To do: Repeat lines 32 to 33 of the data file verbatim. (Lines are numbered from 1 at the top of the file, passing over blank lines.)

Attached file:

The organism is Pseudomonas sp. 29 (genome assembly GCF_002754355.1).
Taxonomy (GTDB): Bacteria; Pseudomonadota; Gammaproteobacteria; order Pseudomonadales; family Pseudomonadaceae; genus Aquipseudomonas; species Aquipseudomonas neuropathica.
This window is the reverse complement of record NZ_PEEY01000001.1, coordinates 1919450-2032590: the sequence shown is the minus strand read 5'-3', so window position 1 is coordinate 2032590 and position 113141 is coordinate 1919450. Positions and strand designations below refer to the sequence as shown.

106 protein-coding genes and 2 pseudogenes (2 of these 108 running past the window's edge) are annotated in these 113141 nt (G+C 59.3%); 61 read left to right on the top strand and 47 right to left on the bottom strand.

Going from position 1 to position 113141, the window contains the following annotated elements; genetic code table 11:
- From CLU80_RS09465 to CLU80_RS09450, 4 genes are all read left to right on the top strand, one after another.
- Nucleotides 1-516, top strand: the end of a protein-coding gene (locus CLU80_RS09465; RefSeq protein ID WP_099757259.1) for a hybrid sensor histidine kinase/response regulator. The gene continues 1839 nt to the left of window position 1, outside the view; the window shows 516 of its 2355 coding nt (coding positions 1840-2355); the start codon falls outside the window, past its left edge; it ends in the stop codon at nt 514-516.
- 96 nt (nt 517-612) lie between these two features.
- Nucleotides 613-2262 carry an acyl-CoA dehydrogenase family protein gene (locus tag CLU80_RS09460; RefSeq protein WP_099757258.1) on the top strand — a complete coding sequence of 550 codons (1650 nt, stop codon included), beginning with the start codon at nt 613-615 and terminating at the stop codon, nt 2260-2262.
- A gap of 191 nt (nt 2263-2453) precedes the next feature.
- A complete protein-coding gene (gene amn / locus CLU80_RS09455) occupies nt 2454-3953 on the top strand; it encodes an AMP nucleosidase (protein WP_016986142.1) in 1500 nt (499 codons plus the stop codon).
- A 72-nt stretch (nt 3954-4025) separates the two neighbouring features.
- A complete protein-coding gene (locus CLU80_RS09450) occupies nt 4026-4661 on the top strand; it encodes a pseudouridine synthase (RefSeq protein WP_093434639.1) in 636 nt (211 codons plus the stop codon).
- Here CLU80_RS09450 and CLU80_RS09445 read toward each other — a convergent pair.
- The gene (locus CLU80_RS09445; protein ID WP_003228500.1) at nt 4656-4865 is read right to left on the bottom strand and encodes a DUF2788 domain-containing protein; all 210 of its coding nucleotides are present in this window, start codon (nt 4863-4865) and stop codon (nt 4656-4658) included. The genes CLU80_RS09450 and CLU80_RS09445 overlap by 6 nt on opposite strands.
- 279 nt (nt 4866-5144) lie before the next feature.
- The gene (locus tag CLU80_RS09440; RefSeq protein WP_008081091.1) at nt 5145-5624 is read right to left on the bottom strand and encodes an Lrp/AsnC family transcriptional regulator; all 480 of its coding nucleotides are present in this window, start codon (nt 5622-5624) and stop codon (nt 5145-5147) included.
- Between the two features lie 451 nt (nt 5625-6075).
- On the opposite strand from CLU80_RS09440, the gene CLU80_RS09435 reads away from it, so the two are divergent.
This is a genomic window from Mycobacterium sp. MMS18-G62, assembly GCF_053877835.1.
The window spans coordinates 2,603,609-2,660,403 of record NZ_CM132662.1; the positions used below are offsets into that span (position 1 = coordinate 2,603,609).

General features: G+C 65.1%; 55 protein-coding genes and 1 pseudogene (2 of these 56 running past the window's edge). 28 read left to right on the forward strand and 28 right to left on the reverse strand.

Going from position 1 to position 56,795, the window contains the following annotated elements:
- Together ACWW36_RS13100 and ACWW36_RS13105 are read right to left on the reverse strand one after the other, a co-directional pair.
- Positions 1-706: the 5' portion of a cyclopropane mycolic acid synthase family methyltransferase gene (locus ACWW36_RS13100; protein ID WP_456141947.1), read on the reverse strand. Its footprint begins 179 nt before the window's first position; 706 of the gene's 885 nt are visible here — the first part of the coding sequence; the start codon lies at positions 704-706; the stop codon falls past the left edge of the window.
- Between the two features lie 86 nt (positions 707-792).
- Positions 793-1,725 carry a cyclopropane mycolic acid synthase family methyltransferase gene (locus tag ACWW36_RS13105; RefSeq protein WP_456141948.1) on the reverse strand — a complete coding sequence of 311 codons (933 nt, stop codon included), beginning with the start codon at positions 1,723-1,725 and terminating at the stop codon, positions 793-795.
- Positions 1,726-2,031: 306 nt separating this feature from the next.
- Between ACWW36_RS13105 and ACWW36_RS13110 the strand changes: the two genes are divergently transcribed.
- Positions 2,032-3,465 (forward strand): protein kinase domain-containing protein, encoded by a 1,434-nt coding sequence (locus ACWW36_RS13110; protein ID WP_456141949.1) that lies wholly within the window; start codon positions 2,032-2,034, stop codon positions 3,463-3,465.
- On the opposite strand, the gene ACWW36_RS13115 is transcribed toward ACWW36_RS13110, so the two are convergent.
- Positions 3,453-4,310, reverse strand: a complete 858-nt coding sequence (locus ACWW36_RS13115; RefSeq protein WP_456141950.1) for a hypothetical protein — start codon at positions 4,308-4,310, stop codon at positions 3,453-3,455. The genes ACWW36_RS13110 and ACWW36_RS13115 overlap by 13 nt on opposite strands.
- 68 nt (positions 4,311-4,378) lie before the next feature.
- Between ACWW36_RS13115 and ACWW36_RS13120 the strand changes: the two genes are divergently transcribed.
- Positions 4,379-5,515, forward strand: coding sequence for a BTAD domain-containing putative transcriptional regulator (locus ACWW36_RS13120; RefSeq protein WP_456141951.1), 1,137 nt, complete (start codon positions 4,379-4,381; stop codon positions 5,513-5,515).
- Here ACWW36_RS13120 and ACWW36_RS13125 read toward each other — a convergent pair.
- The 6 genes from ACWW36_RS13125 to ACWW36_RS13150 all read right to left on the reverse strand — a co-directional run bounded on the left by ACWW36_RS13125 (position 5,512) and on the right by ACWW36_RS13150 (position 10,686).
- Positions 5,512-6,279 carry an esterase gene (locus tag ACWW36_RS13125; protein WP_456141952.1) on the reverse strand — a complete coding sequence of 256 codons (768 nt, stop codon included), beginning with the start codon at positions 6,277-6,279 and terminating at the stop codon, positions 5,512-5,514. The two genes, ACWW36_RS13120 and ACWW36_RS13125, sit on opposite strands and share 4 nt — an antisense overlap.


- Positions 3,453-4,310, reverse strand: a complete 858-nt coding sequence (locus ACWW36_RS13115; RefSeq protein WP_456141950.1) for a hypothetical protein — start codon at positions 4,308-4,310, stop codon at positions 3,453-3,455. The genes ACWW36_RS13110 and ACWW36_RS13115 overlap by 13 nt on opposite strands.
- 68 nt (positions 4,311-4,378) lie before the next feature.